As much as they advertise otherwise, most modern security systems compete evenly with one another. They all offer access control and video surveillance. There are, however, two important main differentiators. The first is how they utilize software in expanding the reach of security systems beyond physical control systems. The second is the open architecture of systems that allow them to meet the needs of different building types.

The role of software

Software can transform an out-of-the-box modern security system into a tailored solution for any application. An example is gun recognition or gunshot detection, which might be critical for schools and stadiums, but may not be as important in buildings with more corporate functions. Another example is asset management solutions, which can monitor location of vehicles, heavy equipment, and similar technologies, critical to operations like mining or utilities, but less useful for schools or corporate buildings.

Software allows customization as well. Rules based building access control can provide custom solutions like changing camera views and/or displaying an ID photo on denied access, COVID questionnaire or staff temperature monitoring related denial, and employee access management. This customization can go even further, with tailored solutions like Clean Room, which maintains a sterilized environments and prevents cross contamination by limiting access to certain rooms after certain conditions are met. For instance, if you enter a clean room working with contaminants, your access to any other clean room can be denied. A wider application is rules for temporary employees and contractors, like date and time-based denied access.

Avoiding headaches

The underlying software you choose for your security system is also important. In many cases, each building may have a different deployment of technology. This could be from a variety of reasons, but most often it’s because construction times vary, physical security is installed at different times, or security personnel may have different opinions on security technology they want to implement. When this happens, different buildings may have different security subsystems . Your choice is to replace all of the systems that your organization has invested in or ,instead integrate them together with software.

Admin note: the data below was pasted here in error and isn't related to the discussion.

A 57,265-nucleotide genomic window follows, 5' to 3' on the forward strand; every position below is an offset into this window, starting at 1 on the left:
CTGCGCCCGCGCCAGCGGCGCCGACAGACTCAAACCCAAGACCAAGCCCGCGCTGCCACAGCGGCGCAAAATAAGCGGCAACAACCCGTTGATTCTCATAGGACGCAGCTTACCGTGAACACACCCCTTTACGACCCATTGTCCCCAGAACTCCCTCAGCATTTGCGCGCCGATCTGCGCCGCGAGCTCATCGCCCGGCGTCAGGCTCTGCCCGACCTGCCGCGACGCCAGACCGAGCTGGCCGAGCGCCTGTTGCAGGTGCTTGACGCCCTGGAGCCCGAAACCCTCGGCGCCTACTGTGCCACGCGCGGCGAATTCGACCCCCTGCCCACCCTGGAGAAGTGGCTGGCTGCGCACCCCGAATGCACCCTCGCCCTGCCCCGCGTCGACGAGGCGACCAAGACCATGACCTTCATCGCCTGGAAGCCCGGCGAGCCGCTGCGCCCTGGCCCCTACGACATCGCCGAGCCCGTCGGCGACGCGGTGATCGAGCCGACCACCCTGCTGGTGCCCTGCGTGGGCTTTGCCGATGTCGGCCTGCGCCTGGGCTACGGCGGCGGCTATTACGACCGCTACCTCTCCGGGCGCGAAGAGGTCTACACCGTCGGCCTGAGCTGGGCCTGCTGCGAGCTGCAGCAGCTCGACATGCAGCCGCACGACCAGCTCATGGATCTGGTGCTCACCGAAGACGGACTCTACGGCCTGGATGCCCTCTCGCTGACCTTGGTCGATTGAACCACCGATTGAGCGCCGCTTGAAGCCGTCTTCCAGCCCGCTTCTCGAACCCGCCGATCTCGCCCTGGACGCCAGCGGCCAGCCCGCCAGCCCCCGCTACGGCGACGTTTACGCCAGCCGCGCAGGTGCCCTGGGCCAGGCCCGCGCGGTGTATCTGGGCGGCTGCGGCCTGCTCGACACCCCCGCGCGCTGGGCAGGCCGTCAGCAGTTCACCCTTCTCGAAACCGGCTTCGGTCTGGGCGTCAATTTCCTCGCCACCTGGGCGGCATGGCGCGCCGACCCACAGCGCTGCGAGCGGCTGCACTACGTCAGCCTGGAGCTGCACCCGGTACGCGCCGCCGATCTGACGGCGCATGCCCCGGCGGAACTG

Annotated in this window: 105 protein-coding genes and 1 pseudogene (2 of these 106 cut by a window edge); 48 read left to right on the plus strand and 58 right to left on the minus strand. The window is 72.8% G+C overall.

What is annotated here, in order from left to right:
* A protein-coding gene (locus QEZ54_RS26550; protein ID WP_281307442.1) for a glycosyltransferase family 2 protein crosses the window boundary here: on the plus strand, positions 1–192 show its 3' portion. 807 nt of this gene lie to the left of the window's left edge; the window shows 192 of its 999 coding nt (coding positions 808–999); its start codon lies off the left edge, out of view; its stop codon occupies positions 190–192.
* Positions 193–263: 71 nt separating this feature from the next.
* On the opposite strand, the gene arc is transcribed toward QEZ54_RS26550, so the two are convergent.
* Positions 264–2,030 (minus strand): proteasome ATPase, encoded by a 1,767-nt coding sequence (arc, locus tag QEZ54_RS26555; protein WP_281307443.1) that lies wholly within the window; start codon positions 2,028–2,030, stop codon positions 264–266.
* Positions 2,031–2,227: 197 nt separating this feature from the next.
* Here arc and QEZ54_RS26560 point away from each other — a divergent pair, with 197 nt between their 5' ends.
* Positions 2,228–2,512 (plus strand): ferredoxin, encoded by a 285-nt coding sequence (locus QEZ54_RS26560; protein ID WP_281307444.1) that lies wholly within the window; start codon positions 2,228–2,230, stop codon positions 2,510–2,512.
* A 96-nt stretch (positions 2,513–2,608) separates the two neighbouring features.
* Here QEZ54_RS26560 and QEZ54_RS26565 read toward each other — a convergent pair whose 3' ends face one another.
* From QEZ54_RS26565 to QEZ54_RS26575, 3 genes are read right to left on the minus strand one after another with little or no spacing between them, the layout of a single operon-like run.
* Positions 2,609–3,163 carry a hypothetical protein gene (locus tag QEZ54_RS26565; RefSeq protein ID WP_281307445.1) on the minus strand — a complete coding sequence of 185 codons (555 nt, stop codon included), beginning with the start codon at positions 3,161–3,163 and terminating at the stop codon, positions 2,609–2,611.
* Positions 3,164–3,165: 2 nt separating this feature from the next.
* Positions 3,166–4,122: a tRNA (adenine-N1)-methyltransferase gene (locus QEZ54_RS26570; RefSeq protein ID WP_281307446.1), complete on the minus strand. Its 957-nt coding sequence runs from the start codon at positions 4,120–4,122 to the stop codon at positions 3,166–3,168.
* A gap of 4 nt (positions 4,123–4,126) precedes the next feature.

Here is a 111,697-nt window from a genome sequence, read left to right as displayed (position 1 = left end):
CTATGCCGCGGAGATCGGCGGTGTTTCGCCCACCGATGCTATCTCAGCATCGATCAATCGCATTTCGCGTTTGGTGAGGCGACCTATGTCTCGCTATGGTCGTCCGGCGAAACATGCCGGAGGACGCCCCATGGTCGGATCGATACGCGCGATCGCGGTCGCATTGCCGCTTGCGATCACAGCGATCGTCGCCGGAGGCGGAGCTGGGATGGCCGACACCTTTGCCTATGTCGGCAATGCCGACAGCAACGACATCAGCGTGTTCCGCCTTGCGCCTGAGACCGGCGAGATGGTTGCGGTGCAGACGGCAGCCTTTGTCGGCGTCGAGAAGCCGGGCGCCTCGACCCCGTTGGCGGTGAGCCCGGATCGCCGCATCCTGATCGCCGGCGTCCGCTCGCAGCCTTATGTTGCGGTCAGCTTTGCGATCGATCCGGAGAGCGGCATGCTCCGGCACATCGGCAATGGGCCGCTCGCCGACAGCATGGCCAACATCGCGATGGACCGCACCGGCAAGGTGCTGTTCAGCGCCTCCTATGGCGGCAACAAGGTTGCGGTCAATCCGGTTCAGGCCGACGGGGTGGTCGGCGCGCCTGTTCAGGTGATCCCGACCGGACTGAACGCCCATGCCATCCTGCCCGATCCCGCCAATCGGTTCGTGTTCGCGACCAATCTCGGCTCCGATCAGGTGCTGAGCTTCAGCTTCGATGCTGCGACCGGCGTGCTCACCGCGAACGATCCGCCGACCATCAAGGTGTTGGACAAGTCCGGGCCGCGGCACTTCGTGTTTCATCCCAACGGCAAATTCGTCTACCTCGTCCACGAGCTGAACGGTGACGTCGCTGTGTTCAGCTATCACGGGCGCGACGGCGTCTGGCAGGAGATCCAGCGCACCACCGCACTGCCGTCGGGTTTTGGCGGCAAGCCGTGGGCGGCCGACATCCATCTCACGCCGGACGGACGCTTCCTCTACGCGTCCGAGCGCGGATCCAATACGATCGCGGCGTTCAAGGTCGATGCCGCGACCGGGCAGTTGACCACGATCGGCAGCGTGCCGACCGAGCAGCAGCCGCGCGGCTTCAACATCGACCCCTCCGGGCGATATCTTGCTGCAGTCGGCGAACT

Integrations take you above and beyond

Software integrations can expand the  reach of the physical security systems even further. A mustering solution gives you post-crisis headcount, meeting OSHA requirements. It can provide an attendance log for meetings and required trainings. Systems should also integrate with BMS solutions for HVAC and lighting control to eliminate losses for lighting and heating/cooling in unused areas. This solves a problem for buildings with large warehouses

Today, large-scale campuses want to use mobile devices so they can include their employees and create a new layer of security. An example of this is the Maxxess InSite  software, which combines human intelligence with system intelligence and allows employees to log incidents and trigger emergency notifications in real time. These systems can improve much improved security detection and response to a variety of real-time events and provide instant emergency notifications.

These new personnel-based systems, such as InSite are scalable and can integrate with most available access control, surveillance, and physical security systems. There’s no rip and replace necessary and it works over any combination of hardwired, wireless, cellular, or internet network, allowing every employee to be part of the overall security network.